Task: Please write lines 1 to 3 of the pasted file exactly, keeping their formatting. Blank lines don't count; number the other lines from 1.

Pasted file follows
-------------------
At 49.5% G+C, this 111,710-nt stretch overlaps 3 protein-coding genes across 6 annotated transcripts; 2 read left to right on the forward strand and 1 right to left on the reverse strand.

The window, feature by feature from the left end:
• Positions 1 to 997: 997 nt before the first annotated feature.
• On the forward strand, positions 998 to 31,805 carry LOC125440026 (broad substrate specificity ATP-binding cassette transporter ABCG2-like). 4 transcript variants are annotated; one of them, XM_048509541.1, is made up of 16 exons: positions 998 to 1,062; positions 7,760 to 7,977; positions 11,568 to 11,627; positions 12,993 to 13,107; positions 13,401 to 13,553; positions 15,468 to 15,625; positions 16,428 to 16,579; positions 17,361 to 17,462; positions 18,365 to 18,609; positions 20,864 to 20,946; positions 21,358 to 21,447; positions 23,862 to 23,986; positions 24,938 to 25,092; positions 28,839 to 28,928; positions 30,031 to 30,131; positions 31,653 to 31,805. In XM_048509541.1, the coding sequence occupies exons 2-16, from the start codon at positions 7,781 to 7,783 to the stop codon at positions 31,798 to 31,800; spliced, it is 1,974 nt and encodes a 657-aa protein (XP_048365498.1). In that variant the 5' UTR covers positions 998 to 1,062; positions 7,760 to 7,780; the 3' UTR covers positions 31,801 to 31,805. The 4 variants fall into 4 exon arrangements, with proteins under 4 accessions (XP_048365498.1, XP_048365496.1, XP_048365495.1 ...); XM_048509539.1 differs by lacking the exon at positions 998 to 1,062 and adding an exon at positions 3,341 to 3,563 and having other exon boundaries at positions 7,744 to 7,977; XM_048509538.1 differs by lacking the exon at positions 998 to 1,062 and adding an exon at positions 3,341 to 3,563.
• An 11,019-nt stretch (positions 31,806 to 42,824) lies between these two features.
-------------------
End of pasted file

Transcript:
At 49.5% G+C, this 111,710-nt stretch overlaps 3 protein-coding genes across 6 annotated transcripts; 2 read left to right on the forward strand and 1 right to left on the reverse strand.

The window, feature by feature from the left end:
• Positions 1 to 997: 997 nt before the first annotated feature.